Dr. Wong grew up in the Bay Area of California. He is married and is raising three daughters. At the early age of 12 years old, he knew he wanted to become a physician. His love of the human spirit, intrigue of human physiology, and compassion for human suffering led him to the path of anesthesiology and pain medicine.

Today, Dr. Wong realizes patients need a holistic biophysical-mental-spiritual care. This philosophy has brought him to the studies of regenerative medicine and infusion therapies. He has firsthandily witnessed the overwhelming success of these therapies for treating chronic pain and depression and the return of patients of “life-functionality.”

“There has never been a time more important than now to advocate for our patients in these difficult times. We owe it to our patients to offer these state-of-the-art treatment modalities that weren’t available before.”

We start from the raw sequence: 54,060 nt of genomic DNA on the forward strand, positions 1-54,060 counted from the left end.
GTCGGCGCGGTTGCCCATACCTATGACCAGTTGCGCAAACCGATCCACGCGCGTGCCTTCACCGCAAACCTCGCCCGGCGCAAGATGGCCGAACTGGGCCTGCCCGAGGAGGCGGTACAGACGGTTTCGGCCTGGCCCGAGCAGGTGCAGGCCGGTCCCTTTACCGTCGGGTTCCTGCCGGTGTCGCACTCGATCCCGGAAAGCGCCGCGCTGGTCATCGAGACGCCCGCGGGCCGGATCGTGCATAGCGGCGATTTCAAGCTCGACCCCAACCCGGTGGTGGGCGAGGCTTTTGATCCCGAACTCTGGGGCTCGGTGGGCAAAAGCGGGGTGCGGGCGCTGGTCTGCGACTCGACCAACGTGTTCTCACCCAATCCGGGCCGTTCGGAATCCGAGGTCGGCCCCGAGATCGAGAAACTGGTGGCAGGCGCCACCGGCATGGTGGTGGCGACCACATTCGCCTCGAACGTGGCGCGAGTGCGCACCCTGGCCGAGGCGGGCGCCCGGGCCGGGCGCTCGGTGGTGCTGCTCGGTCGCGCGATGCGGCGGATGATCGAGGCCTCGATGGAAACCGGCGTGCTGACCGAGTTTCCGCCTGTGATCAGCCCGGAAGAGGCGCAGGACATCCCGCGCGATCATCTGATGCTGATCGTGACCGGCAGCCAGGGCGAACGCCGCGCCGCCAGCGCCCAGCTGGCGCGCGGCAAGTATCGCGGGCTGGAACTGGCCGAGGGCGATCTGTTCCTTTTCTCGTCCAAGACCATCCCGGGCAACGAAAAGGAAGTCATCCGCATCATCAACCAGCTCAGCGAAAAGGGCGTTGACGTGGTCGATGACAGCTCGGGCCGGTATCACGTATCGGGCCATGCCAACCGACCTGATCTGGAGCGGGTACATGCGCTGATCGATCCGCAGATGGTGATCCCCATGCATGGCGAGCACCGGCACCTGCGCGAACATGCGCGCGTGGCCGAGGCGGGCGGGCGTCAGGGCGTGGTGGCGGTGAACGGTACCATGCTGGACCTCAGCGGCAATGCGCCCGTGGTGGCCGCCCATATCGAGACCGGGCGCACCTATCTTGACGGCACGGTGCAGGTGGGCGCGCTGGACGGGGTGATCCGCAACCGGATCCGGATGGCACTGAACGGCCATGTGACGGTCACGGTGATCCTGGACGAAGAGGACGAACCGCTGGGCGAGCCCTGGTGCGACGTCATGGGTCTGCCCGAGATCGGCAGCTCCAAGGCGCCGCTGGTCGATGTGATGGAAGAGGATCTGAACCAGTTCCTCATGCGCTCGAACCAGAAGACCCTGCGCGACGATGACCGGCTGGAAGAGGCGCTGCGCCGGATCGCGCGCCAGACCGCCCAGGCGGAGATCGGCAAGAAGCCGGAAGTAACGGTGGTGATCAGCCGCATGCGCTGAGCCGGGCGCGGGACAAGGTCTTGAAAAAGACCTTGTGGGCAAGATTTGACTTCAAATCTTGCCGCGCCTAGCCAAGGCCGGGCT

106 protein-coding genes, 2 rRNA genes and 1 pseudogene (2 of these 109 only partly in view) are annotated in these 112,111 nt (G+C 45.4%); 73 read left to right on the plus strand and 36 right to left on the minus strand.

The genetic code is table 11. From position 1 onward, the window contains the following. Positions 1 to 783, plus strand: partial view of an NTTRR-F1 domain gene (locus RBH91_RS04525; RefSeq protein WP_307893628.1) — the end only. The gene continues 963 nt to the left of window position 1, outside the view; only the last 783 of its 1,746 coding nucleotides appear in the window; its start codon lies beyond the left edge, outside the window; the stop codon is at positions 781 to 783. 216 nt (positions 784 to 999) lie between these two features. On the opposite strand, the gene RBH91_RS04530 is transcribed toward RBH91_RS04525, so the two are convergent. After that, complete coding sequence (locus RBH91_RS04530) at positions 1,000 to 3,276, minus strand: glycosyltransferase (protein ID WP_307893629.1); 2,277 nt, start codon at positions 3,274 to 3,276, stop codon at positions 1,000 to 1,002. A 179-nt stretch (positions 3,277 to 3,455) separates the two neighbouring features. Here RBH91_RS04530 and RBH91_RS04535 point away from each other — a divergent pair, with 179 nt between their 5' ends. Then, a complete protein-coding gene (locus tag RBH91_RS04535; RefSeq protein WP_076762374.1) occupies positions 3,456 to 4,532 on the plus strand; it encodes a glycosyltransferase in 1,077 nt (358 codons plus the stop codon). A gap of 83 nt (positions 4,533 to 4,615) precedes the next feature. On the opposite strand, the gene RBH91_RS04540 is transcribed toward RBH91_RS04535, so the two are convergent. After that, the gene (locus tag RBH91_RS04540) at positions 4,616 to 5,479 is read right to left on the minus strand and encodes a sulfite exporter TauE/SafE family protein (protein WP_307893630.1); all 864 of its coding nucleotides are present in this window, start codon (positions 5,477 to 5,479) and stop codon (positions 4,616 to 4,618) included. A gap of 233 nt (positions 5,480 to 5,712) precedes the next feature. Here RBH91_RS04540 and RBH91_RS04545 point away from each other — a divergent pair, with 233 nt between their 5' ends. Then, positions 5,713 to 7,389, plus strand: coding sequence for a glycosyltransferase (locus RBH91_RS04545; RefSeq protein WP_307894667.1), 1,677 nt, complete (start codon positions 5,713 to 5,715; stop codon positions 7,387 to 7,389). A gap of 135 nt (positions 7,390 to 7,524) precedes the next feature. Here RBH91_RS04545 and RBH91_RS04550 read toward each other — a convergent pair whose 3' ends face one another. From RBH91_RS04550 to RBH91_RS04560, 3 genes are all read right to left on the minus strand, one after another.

Deepak Sharma, MD, MBA

Dr. Sharma is a Board Certified Anesthesiologist and a member of the American Society of Anesthesiologists. He completed three degrees at Drexel University in Philadelphia, PA: a Bachelor in Finance, a Master in Business Administration, and a Doctor of Medicine. He went on to complete residency at the Mount Sinai Morningside-West Hospital System in New York, NY and post-graduate fellowship at Stanford Medical Center in Palo Alto, CA.

Dr. Sharma is committed to treating his patients as a whole with a comprehensive biophysical-mental-spiritual approach. He is a lifelong learner and is constantly researching cutting-edge therapies backed by scientific studies. He has taken a particular interest in regenerative and infusion therapies after witnessing firsthand their significant benefits on those suffering from chronic pain and depression. In his free time, Dr. Sharma enjoys spending time with his family and friends, hiking, traveling, reading, and meditation.